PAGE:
I attend ALAO’s Instruction Interest Group‘s annual workshop the other week. I attended last year and this year was also fantastic. The keynote speak was Michelle Millet, the Immersion Faculty & Director at John Carroll University Library. Michelle mentioned she is on the committee for the ACRL information literacy standards updates. She talked about her experience in Backwards Design for instruction.
Michelle mention an experiment where Teaching Assistants in History (or English, I don’t recall the subject) taught half the instruction sessions for the discipline while librarians taught the other half. At the end of the semester, assessment found that retention of the skills taught in the library sessions was better with the TAs than the librarians.
This was a reminder that information literacy is not a library issue and doesn’t always need to be taught by librarians.
Michelle said “embracing student learning means letting go of some of your teaching.” She talked about how we need to stop teaching one shots. She pointed out that there is no other learning happening on your campus that only happens once!
It’s a good point; agreeing to teach information literacy as “one and done” subtly suggests that we don’t value what we do. Of course, many of us feel we are left with no other option. There was a lot of conversation about negotiating with faculty and trying to get buy-in from library administrators.
We need to learn to say no to one-shots (especially first week of the semester and those babysitting jobs) and provide other ways of learning. How can you get faculty to something other than a one shot? Some ideas were holding shorter classes more often or giving homework assignments that you grade with feedback.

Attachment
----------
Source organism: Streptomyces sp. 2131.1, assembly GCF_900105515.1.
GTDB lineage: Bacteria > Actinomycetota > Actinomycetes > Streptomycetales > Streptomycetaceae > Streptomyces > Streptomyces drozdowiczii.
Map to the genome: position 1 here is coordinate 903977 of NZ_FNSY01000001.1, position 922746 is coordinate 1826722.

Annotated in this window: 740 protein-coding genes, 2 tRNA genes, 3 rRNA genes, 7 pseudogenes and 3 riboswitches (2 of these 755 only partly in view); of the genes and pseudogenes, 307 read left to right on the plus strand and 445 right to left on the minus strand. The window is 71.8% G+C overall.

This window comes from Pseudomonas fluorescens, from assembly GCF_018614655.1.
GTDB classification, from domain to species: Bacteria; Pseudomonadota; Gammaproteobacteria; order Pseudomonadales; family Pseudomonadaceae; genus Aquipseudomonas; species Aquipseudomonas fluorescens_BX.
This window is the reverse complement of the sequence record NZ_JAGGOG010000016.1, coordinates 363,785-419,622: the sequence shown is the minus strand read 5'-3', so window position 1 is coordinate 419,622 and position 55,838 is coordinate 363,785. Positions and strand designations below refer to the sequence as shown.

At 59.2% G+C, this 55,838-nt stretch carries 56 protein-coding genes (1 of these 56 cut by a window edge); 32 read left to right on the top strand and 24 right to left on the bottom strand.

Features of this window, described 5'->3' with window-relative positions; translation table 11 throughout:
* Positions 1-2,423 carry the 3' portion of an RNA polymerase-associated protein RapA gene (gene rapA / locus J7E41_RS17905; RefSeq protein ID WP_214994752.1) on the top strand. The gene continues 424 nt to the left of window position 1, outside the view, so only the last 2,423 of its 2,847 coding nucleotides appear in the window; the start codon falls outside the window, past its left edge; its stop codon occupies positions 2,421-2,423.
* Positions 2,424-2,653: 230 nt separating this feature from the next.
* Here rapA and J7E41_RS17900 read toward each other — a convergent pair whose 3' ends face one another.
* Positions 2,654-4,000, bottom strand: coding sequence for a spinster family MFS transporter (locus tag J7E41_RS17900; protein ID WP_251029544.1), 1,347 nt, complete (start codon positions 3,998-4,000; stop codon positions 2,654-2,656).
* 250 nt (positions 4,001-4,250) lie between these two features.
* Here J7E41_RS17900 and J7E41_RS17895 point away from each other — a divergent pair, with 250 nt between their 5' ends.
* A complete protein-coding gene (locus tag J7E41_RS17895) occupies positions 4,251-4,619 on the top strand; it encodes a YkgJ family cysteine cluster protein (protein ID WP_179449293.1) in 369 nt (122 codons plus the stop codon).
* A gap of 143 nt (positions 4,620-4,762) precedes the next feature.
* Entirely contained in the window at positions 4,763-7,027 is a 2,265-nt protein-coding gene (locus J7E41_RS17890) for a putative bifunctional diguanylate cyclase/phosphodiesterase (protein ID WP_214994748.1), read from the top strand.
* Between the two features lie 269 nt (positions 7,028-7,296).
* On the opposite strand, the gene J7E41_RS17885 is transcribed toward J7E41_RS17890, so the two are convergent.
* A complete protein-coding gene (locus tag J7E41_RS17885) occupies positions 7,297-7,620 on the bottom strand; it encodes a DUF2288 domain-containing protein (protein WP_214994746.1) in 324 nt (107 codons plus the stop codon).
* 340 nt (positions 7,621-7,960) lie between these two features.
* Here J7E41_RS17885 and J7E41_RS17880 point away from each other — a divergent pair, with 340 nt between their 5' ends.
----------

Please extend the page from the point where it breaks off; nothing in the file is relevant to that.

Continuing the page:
In Backwards Design, you start by asking “What do you want the student to be able to do? What is the understanding?” This is not “how” or “what tools” but simply “what.” What do students need from you, the librarian, versus what they need from the faculty member?
Of course, our “what” list will be longer than the time you have (since really, one-shots aren’t on the way out any time soon). So, you need to decide:
What is “worth being familiar with?” Those things, LET THEM GO.
What is “important to know and do?” Sure, cover in class, IF YOU HAVE TIME.
What will lead to “enduring understanding?” This is WHAT MUST THEY LEARN FROM YOU as opposed to the faculty member, on their own, etc. And honestly, this list is probably a lot smaller than you think it is.
Michelle also talked about assessment. If the student can do Skill A, what will you see? How will you know? You need to look for evidence in activity-based learning. Sometimes, the faculty member might see the evidence, after class. So think, how will you get that evidence from the faculty member? Again, negotiation is key.
Now that you’ve answered those questions, you can start designing your instruction (yup, we haven’t even started that yet):
What will you need to teach them in order to see what you just identified as the evidence?
1. Identify desired results.
~ established goals and big ideas that you want students to understand
~ essential questions that will stimulate inquiry
~ knowledge and skills that need to be acquired given the understanding and related content standards
2. Determine acceptable evidence.
~ keeping the goals in mind, what performance tasks should anchor and focus the unit
~ criteria that will be used to assess the work; will the assessment reveal and distinguish those who really understand versus those who only seem to understand?
3. Plan learning experience and instruction
Michelle refers to this as an AUTHENTIC assessment cycle . You plan, implement, assess, and then report and revise.